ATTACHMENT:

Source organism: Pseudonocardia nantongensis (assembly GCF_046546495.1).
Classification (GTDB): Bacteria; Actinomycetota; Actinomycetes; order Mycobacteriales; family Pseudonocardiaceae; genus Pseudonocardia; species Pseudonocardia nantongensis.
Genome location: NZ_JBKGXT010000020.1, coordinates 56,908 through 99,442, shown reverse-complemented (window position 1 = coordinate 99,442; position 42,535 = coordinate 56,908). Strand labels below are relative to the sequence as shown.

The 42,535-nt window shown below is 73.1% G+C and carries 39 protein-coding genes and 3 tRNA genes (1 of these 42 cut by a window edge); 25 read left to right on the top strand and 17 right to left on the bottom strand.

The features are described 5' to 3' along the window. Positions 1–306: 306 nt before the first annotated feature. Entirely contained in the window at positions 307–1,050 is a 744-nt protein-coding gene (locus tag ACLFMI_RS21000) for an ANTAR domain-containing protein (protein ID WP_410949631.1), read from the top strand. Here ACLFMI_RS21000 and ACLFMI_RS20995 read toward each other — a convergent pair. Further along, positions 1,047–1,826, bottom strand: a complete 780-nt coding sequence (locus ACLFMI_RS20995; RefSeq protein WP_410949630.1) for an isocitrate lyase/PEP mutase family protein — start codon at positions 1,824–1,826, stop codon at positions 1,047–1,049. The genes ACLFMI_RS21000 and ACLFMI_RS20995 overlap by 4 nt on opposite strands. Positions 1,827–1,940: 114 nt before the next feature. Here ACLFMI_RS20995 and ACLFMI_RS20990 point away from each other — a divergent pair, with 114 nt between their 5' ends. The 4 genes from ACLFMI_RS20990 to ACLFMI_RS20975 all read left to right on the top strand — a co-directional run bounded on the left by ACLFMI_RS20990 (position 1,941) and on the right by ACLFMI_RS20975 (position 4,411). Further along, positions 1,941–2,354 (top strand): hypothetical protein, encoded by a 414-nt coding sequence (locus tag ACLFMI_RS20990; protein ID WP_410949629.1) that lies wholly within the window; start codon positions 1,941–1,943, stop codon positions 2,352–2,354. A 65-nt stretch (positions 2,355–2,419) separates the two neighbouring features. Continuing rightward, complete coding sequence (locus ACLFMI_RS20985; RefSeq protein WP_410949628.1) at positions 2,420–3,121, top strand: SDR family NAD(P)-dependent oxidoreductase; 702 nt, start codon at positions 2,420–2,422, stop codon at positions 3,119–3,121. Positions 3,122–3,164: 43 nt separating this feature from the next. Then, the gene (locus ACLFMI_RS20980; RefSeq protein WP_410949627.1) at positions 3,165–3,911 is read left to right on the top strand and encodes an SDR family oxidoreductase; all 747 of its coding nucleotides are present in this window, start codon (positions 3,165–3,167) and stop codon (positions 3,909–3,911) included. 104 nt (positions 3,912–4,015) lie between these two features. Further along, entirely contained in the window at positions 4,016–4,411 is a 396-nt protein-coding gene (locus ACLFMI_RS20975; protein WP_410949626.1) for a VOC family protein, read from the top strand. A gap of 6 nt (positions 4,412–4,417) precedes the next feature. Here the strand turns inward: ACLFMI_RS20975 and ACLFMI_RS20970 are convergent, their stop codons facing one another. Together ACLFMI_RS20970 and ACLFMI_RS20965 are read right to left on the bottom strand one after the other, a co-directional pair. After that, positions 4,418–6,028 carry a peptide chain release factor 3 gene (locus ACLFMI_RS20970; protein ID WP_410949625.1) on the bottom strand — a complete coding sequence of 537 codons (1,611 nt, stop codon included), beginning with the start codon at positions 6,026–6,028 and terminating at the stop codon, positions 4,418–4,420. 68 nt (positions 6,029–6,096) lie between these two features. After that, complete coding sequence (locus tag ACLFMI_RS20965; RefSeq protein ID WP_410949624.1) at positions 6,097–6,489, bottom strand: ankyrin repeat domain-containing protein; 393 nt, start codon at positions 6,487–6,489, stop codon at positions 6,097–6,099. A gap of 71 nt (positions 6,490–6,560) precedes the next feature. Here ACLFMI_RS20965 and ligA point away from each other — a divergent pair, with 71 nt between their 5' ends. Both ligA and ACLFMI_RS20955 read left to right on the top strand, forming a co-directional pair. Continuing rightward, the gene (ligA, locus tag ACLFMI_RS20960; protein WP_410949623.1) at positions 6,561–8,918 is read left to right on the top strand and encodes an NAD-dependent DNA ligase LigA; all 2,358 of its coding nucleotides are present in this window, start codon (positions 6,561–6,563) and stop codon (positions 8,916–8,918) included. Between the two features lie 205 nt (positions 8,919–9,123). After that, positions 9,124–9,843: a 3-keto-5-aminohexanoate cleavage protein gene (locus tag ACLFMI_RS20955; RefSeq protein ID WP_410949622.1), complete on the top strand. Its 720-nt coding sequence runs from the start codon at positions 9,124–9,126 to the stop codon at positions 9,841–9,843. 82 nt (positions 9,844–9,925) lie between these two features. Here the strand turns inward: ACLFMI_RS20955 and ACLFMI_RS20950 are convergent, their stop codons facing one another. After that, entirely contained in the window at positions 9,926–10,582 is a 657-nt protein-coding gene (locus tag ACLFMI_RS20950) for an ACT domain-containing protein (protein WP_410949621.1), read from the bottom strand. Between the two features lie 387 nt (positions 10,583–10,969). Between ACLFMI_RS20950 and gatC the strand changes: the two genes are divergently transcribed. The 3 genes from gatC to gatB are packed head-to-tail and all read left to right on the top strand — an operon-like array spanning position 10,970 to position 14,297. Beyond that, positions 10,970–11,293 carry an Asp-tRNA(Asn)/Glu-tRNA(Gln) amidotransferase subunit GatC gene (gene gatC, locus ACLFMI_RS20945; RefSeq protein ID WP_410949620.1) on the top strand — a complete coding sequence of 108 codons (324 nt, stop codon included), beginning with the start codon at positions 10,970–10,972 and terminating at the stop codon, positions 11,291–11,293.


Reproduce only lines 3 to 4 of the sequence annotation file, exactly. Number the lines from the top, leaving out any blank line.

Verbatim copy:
Genome location: NZ_JBKGXT010000020.1, coordinates 56,908 through 99,442, shown reverse-complemented (window position 1 = coordinate 99,442; position 42,535 = coordinate 56,908). Strand labels below are relative to the sequence as shown.

The 42,535-nt window shown below is 73.1% G+C and carries 39 protein-coding genes and 3 tRNA genes (1 of these 42 cut by a window edge); 25 read left to right on the top strand and 17 right to left on the bottom strand.